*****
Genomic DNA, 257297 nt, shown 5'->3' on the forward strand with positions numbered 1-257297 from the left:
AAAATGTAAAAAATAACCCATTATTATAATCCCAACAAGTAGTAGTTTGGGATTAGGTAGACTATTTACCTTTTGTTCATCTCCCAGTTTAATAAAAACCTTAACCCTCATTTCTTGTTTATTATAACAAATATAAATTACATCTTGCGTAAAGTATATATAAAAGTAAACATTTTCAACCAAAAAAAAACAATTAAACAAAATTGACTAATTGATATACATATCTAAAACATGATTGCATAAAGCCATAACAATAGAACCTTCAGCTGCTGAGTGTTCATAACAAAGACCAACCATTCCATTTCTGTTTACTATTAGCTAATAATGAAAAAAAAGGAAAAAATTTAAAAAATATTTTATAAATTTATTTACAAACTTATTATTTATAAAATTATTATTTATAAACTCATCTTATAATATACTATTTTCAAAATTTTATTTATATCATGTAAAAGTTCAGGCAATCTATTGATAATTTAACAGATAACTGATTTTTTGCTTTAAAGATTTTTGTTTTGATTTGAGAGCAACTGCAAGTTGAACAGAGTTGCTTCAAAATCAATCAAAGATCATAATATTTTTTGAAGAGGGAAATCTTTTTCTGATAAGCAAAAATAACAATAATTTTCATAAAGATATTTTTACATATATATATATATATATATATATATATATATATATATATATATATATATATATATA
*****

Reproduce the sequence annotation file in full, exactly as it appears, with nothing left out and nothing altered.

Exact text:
Genomic DNA, 257297 nt, shown 5'->3' on the forward strand with positions numbered 1-257297 from the left:
AAAATGTAAAAAATAACCCATTATTATAATCCCAACAAGTAGTAGTTTGGGATTAGGTAGACTATTTACCTTTTGTTCATCTCCCAGTTTAATAAAAACCTTAACCCTCATTTCTTGTTTATTATAACAAATATAAATTACATCTTGCGTAAAGTATATATAAAAGTAAACATTTTCAACCAAAAAAAAACAATTAAACAAAATTGACTAATTGATATACATATCTAAAACATGATTGCATAAAGCCATAACAATAGAACCTTCAGCTGCTGAGTGTTCATAACAAAGACCAACCATTCCATTTCTGTTTACTATTAGCTAATAATGAAAAAAAAGGAAAAAATTTAAAAAATATTTTATAAATTTATTTACAAACTTATTATTTATAAAATTATTATTTATAAACTCATCTTATAATATACTATTTTCAAAATTTTATTTATATCATGTAAAAGTTCAGGCAATCTATTGATAATTTAACAGATAACTGATTTTTTGCTTTAAAGATTTTTGTTTTGATTTGAGAGCAACTGCAAGTTGAACAGAGTTGCTTCAAAATCAATCAAAGATCATAATATTTTTTGAAGAGGGAAATCTTTTTCTGATAAGCAAAAATAACAATAATTTTCATAAAGATATTTTTACATATATATATATATATATATATATATATATATATATATATATATATATATATATATA